Neospora caninum--how close are we to development of an efficacious vaccine that prevents abortion in cattle?

Publication Type:
Journal Article
International Journal For Parasitology, 2009, 39 (11), pp. 1173 - 1187
Issue Date:
Full metadata record
Files in This Item:
Filename Description Size
Thumbnail2008008311.pdf1.01 MB
Adobe PDF
Neospora caninum is a protozoan parasite that causes abortion in cattle around the world. Although the clinical signs of disease in both dogs and cattle have now been recognised for over 20 years, treatment and control options are still limited, despite the availability of a commercial vaccine in some countries of the world. The case for an efficacious vaccine has not been convincingly waged by farmers, veterinarians and other members of the agricultural and rural communities. In recent times, however, economic modelling has been used to estimate the industry losses due to Neospora-associated abortion, providing, in turn, the business case for forms of control for this parasite, including the development of vaccines. In this review, we document progress in all areas of the vaccine development pipeline, including live, killed and recombinant forms and the animal models available for vaccine evaluation. In addition, we summarise the main outcomes on the economics of Neospora control and suggest that the current boom in the global dairy industry increases the specific need for a vaccine against N. caninum-associated abortion.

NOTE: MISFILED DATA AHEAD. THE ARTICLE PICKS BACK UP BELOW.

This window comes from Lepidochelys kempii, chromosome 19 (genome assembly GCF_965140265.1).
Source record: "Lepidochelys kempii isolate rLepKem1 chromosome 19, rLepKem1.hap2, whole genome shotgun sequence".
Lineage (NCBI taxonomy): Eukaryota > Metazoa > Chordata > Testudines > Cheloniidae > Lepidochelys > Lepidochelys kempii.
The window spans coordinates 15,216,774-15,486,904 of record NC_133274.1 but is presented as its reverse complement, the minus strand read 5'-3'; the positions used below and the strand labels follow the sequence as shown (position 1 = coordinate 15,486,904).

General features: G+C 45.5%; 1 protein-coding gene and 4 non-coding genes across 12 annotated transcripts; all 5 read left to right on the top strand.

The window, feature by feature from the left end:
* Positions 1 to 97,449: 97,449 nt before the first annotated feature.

Please use this identifier to cite or link to this item: